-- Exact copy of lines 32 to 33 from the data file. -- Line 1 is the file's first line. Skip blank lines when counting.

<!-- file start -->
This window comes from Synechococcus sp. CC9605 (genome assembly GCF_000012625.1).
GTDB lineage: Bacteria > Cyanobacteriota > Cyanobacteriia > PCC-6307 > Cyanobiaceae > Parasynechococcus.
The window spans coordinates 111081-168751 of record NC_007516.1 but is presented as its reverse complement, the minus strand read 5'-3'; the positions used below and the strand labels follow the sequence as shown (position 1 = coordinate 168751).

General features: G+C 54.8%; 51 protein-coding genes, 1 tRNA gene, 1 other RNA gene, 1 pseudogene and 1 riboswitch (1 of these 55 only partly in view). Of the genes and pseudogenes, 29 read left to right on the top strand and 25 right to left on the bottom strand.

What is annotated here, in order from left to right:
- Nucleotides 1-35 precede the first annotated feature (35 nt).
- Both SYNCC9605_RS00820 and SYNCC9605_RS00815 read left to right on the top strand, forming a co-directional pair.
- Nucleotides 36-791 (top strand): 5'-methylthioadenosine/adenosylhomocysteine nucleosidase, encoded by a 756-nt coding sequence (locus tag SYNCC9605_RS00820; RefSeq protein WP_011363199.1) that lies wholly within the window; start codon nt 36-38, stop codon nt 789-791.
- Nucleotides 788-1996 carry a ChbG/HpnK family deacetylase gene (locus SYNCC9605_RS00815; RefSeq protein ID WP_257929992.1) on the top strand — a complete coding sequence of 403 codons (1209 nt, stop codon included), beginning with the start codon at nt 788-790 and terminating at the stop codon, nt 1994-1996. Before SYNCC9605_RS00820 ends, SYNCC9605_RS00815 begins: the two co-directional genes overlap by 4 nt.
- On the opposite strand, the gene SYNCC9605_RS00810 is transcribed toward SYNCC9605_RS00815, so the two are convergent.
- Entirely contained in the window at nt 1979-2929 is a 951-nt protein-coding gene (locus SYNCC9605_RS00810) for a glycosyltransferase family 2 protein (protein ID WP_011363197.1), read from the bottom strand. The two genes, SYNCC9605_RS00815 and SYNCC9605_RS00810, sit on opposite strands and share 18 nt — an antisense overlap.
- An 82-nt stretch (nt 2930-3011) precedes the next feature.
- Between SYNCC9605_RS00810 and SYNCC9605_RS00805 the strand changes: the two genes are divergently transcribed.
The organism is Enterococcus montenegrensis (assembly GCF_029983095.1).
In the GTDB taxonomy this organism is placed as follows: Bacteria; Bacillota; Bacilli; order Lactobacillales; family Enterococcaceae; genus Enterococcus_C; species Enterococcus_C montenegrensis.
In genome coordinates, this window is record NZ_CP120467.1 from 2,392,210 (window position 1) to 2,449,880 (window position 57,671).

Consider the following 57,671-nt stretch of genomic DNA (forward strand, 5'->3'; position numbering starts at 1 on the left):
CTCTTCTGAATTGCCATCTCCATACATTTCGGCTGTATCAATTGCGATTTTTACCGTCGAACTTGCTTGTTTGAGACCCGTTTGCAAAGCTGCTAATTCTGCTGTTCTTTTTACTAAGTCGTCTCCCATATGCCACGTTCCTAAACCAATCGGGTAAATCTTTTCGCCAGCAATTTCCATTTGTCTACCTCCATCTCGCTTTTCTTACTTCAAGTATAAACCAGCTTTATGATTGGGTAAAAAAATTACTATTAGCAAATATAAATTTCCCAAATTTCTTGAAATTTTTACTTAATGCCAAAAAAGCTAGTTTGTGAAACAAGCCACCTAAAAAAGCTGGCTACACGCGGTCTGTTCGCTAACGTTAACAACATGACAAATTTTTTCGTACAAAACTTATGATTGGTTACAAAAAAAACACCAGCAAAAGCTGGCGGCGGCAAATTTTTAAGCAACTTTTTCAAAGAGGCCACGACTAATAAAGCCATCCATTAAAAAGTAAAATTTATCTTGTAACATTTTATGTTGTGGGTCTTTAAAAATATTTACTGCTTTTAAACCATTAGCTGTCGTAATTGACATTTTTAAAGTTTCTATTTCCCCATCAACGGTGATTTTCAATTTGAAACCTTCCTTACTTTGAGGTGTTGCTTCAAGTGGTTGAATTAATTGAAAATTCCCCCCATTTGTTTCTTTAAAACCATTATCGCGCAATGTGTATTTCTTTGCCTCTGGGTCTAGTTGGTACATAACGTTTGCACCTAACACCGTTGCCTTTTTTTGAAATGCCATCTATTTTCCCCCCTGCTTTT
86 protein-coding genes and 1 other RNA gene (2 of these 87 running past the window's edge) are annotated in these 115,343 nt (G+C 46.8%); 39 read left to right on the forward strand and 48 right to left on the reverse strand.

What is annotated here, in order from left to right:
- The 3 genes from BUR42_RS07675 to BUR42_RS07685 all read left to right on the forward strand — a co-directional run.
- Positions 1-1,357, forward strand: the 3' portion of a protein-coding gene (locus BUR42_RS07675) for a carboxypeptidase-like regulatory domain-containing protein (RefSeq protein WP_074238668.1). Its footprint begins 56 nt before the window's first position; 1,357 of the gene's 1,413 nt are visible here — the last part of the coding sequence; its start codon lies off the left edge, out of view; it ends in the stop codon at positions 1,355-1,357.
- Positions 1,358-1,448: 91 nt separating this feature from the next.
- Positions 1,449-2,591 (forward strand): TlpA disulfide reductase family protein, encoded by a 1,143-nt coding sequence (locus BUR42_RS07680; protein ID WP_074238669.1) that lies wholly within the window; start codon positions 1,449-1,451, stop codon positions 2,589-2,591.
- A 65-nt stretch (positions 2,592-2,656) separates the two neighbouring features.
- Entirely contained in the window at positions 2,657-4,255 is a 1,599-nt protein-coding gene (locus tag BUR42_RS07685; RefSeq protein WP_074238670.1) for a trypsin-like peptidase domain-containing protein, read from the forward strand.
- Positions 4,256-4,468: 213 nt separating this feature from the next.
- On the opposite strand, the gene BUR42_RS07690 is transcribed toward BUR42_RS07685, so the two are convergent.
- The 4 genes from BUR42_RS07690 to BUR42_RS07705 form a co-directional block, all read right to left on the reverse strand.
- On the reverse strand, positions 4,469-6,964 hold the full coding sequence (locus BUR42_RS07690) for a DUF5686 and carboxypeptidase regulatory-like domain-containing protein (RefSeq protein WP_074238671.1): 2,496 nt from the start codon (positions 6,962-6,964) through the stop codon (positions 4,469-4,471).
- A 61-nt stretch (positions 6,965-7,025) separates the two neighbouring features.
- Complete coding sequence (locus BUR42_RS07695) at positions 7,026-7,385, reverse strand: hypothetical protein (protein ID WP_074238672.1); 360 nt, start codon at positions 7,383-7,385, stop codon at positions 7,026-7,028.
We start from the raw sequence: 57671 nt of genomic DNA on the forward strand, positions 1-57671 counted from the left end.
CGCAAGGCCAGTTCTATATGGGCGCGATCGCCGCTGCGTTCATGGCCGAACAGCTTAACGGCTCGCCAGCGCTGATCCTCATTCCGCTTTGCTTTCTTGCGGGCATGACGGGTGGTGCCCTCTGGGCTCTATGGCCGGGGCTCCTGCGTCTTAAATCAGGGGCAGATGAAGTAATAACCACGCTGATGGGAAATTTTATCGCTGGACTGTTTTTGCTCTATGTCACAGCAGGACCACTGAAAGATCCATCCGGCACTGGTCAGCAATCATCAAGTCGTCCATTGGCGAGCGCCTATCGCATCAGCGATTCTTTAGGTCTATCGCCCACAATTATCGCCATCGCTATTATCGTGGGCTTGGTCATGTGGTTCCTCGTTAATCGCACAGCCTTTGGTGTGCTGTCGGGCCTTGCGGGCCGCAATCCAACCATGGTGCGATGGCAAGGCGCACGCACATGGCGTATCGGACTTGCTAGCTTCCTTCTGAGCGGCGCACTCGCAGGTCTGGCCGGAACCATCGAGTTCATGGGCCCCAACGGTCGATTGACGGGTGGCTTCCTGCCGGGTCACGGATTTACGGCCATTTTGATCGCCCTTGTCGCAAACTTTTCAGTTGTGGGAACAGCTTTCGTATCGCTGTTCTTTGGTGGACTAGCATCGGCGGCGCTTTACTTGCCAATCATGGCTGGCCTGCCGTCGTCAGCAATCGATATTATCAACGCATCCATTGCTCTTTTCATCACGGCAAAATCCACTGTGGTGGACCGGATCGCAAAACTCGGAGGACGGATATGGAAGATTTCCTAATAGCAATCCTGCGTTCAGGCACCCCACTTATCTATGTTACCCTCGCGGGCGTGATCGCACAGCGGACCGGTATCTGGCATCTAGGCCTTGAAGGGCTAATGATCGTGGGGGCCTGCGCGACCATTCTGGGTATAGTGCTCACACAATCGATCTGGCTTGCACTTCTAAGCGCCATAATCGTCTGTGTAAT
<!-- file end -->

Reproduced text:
- Complete coding sequence (locus BUR42_RS07695) at positions 7,026-7,385, reverse strand: hypothetical protein (protein ID WP_074238672.1); 360 nt, start codon at positions 7,383-7,385, stop codon at positions 7,026-7,028.
We start from the raw sequence: 57671 nt of genomic DNA on the forward strand, positions 1-57671 counted from the left end.